Michael Boroniec: Spatial Spirals, 2013

What began with teapots and a single spiral, has evolved into a series of vases that vary in form, degree of expansion, and number of coils. Each vessel is wheel thrown then deconstructed. This process reveals aspects of the vase that most rarely encounter. Within the walls, maker’s marks become evident and contribute to the texture. The resultant ribbon effect, reminiscent of a wheel trimming, lends fragility, elegance, and motion to a medium generally perceived as hard and heavy. This emphasizes a resistance of gravity, allowing negative space to unravel and become part of the form. The result is a body of sculptural objects, resembling and born of functional vessels.



 The Stunningly good Sculptures of  Richard A. Moore III

Richard A. Moore III

Being born and raised in Portland, it felt only natural to pursue and obtain my BFA from Portland State University. My focus however, was painting. But about a year before I graduated, I realized that my talents and my ideas were far more compatible with sculpture. So after graduation, and with the exception of a few additional pieces of work, every bit of art I have made since then has been 3 dimensional in nature. And since I started sculpting after college, I have had to teach myself how to do it on my own. I’ve picked up tips and tricks from people here and there, but for the most part, when it comes to making the original clay models, I am entirely self taught. There are a few things however that I have learned from people that are on the technical end of the spectrum, such as welding, mold making and pouring bronze.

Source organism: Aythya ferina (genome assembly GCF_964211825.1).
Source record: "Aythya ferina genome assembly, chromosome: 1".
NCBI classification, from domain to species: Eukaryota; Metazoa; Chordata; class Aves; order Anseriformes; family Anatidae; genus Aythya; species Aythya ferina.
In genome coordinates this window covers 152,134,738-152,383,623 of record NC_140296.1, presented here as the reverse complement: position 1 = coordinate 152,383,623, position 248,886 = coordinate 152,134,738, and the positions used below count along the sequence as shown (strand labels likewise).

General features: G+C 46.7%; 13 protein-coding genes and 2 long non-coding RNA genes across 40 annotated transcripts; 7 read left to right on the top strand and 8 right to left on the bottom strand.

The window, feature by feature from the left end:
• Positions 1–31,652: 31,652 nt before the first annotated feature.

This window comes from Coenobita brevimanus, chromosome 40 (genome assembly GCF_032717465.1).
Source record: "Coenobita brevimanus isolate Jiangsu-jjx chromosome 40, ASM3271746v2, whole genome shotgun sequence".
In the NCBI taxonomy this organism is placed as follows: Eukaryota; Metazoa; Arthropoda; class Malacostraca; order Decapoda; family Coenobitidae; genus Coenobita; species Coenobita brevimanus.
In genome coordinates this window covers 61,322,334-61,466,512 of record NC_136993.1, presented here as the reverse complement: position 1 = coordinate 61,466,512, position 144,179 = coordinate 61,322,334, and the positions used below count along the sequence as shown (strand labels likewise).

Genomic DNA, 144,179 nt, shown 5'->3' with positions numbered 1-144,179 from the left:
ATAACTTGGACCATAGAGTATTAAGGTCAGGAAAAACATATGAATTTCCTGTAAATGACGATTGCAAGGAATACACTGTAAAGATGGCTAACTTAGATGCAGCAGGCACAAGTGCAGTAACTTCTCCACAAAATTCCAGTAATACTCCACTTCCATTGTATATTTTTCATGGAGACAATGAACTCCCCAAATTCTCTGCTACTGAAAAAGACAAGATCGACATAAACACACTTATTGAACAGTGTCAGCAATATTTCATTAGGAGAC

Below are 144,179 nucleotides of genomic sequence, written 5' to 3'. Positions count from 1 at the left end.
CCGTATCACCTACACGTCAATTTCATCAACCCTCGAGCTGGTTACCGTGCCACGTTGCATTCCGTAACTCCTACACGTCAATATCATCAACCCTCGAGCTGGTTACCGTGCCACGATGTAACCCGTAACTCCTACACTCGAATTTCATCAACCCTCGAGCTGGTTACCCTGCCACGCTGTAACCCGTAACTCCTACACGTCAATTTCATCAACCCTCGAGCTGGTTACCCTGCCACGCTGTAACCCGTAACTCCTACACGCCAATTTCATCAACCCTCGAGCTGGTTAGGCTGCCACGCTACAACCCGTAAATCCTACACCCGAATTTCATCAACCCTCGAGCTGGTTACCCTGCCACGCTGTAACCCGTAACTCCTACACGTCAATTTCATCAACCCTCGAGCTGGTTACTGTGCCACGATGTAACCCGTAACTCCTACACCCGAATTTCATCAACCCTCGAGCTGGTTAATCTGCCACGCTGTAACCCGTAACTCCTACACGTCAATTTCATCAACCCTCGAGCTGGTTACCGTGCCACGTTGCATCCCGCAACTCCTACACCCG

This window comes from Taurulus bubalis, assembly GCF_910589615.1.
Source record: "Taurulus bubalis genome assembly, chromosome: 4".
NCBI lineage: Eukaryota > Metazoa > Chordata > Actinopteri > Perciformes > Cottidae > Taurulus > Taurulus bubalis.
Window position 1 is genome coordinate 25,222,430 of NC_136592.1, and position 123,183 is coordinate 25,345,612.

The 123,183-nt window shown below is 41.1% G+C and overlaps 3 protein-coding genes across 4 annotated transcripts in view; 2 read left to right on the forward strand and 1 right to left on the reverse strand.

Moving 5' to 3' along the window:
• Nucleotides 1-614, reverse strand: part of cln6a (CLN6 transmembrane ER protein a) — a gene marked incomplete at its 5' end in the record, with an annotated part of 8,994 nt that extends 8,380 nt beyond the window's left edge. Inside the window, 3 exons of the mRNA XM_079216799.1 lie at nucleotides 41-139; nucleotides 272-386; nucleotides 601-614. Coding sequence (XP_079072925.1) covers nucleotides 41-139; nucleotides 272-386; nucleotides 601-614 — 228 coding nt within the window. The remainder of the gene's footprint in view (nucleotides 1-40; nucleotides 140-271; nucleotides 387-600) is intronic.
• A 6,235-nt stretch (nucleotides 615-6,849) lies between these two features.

My goal as a sculptor, as with most artists, is to be able to earn a living doing what it is I enjoy doing, making art. I do consider myself to be one of the lucky ones, and will continue to make sculptures well into the future, regardless. Like most artists, I make the things that I make because I am compelled to make them. Once I get it in my head to create something, I don’t stop until it’s finished.
When sculpting, I prefer to render my work in a highly realistic way, often combining elements of surrealism and stylization. I try to find the perfect balance of classic sculpture, blended with a modern twist to create a seamless style, unique to myself. The size of my work has a wide range, from something you could hold in the palm of your hand, to my largest creation being well over nine feet tall. Along with trying to capture the physical grace of the human form, I also try and keep things interesting by capturing one of the more primal emotions that all people are capable of expressing.

Richard A. Moore III